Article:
WCL grant enables human rights work abroad
The Washington College of Law launched its Freedom of Expression Program Wednesday night, officially announcing the acceptance of a $77,000 grant from the National Endowment for Democracy to fund a program focusing on "freedom of expression" cases in North and South America.
The Freedom of Expression Program will give two WCL students a chance to work on human rights cases dealing with freedom of expression issues, said project attorney Augustina Del Campo. The students were chosen based on a wide range of criteria, including their knowledge of international law, interest in human rights issues and familiarity with Latin America, Del Campo said.
The students who will be participating are Elisa Reyes and Ernesto Gonzalez, according to Del Campo.
"Freedom of expression" cases may revolve around issues such as murders of journalists or lack of access to public information, but the exact content of the cases cannot be disclosed at this time, Del Campo said.
The case research will be conducted in conjunction with students from Universidad Diego Portales in Santiago, Chile, Del Campo said. The students will accept two cases to work on during the one-year grant period. The WCL students will focus mainly on one case and the students in Chile will take the lead on the other, she said.
"The groups will share resources and drafts and take advantage of each others' legal experience," Del Campo said.
While attorneys will be leading the case research, students will not be watching from the sidelines, she said.
"They'll take part in litigation, prepare drafts, interview with clients and argue before the commission," she said. "They'll eventually accompany the lawyers ... to the trial."
The students will also take part in presenting their cases to the Inter-American Commission on Human Rights, said supervising attorney Jennifer de Laurentiis. The commission has processed thousands of human rights cases filed by individuals and groups in the Americas, according to the commission's Web site.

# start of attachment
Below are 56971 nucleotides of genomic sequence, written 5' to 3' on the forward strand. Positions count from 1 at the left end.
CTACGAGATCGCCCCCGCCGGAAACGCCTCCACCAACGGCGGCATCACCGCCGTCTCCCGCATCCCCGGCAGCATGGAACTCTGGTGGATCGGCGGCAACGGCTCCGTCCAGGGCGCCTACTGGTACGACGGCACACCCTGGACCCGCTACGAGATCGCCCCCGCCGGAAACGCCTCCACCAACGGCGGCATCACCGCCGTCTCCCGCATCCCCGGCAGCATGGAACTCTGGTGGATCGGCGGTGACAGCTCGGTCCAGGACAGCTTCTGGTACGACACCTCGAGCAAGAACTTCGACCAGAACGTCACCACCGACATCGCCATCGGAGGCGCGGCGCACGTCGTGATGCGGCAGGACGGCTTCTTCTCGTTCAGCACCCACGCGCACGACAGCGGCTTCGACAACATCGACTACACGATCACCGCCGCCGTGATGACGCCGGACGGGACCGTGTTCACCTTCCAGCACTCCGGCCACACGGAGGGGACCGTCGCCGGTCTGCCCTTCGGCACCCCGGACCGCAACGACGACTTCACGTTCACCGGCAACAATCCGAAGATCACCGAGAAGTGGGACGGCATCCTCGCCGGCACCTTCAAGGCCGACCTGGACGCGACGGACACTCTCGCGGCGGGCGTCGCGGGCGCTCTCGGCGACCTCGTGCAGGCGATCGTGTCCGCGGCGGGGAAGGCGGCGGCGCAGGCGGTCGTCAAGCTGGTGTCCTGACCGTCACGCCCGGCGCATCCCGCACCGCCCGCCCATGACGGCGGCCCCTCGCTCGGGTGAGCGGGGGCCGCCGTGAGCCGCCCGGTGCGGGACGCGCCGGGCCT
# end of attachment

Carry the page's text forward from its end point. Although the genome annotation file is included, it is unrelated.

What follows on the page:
Though the one-year grant period officially began in July, Wednesday's program launch was seen as an opportunity to better explain the goals of the program to the AU community, de Laurentiis said.
"We wanted to make people aware that we are crating a network," she said. "[A network] of universities, people and organizations that are interested in [human rights] cases."
De Laurentiis said the Universidad Diego Portales is the only partner WCL has had in any program so far, though she hopes that more partnerships will be formed in the future.
"We have extensive contacts throughout the world and region," she said. "Other universities have demonstrated interest [in working with us]."
De Laurentiis said it's likely the cases may take longer than the one-year grant period to be fully processed, but she believes the case will go before the commission by the time the year is over.
"There might not be definitive results in the first year," she said. "That takes awhile."
The Freedom of Expression Program is a part of WCL's Impact Litigation Project, which was started in January to give students opportunities to examine human rights cases within North and South America. The Impact Litigation Project is intended to "strengthen inter-American jurisprudence," Del Campo said.